Thomas Carroll Blauvelt

2 reasons that evidence may not lead to a criminal conviction

Those accused of criminal acts in New Jersey all too often let the state intimidate them into making mistakes in how they respond to their charges. Quite a few people plead guilty despite never admitting that they broke the law.

When police officers or prosecutors inform defendants that there is some kind of compelling evidence connecting them to criminal activity, defendants frequently panic. Even those who know that they did not break the law may start contemplating a guilty plea in the hopes of avoiding the worst charges or criminal penalties possible. Despite that sense of panic people often feel when they hear that the state has evidence against them, it is often possible to successfully defend against criminal charges, even when there is seemingly airtight evidence. How can those accused of breaking New Jersey law potentially avoid a conviction despite state evidence?

They keep evidence out of court

There are many restrictions on how police officers conduct themselves when interrogating individuals or searching private property. Violations of an individual’s rights and of the law can have implications for any evidence collected by police officers. In scenarios where defense attorneys can show that police officers violated someone’s rights or broke the law, they may be able to convince the courts to keep that evidence out of their client’s criminal trial.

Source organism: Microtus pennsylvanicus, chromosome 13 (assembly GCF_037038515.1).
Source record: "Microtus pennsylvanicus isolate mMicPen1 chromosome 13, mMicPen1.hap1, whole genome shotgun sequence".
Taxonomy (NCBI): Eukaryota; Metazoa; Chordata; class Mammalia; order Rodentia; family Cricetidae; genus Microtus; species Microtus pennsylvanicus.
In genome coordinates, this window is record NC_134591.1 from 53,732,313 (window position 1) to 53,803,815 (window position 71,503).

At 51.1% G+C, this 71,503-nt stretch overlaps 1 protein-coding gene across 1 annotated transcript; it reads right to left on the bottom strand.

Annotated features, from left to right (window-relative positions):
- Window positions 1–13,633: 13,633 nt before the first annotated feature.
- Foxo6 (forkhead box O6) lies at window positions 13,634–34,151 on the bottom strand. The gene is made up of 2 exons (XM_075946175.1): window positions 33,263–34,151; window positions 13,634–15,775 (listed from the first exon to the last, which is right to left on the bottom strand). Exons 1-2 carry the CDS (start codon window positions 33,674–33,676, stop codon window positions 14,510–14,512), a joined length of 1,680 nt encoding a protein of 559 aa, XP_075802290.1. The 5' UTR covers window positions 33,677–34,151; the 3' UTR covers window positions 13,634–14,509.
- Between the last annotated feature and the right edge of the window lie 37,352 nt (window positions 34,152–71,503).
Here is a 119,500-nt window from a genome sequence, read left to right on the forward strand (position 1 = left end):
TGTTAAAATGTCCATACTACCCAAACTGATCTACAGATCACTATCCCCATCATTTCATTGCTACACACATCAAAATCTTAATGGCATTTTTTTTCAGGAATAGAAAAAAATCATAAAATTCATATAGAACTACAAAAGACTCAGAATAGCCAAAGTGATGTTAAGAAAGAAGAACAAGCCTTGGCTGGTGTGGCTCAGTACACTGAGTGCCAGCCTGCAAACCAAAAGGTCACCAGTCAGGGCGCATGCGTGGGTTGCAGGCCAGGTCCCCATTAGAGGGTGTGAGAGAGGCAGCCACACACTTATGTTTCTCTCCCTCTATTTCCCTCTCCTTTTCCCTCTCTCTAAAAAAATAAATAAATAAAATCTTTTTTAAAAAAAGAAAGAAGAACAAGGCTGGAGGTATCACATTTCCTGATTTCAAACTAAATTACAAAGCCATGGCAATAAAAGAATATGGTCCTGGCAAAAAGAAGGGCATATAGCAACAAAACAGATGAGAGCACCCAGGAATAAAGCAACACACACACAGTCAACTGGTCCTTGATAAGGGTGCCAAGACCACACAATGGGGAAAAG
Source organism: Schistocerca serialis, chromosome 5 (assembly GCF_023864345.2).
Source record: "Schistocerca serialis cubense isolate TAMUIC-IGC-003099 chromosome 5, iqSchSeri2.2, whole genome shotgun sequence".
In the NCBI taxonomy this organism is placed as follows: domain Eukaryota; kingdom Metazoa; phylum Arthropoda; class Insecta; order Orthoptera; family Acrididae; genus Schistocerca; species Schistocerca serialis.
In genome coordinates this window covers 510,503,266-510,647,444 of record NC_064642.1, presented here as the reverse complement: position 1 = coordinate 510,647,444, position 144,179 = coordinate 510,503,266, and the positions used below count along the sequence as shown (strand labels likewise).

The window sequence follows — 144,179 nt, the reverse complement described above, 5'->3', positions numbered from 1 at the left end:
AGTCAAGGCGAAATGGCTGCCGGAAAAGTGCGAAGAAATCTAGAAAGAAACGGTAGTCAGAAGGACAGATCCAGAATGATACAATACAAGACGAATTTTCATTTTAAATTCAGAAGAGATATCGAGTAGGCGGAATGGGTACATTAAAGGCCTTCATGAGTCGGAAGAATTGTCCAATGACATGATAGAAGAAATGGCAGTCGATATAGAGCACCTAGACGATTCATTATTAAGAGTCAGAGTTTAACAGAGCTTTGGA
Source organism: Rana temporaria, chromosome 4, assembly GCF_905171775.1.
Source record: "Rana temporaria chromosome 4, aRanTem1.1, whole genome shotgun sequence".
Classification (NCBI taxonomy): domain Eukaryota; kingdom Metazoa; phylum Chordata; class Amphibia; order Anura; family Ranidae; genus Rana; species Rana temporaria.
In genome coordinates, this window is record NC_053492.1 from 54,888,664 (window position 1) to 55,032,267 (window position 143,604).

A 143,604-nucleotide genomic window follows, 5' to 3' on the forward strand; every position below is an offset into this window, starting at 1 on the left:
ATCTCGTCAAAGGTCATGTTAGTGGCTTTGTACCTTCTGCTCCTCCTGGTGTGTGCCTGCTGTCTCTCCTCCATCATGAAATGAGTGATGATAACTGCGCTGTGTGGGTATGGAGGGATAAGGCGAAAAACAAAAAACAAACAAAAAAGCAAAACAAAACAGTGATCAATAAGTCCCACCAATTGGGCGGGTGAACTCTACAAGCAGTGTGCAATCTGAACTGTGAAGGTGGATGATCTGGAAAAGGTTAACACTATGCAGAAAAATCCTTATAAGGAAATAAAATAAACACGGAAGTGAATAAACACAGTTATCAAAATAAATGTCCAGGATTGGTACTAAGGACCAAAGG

They change the story that the evidence tells

Prosecutors can’t just present genetic tests to a jury and demand that they convict an individual. They have to show how that evidence connects someone to criminal activity. Defendants and their attorneys have a right to discovery allows them to review and plan for the state’s case.

Some defendants decide to bring in expert witnesses who can create an alternative narrative using the same evidence that the state believes shows that the defendant broke the law. By proving that there is more than one way to interpret the evidence or by showing that there may have been mistakes made by the police or the prosecutor, expert witnesses can raise a reasonable doubt that may prevent the courts from convicting the defendant.

Recognizing that evidence doesn’t always lead to a criminal conviction may help people feel more confident about fighting back against their pending criminal charges.

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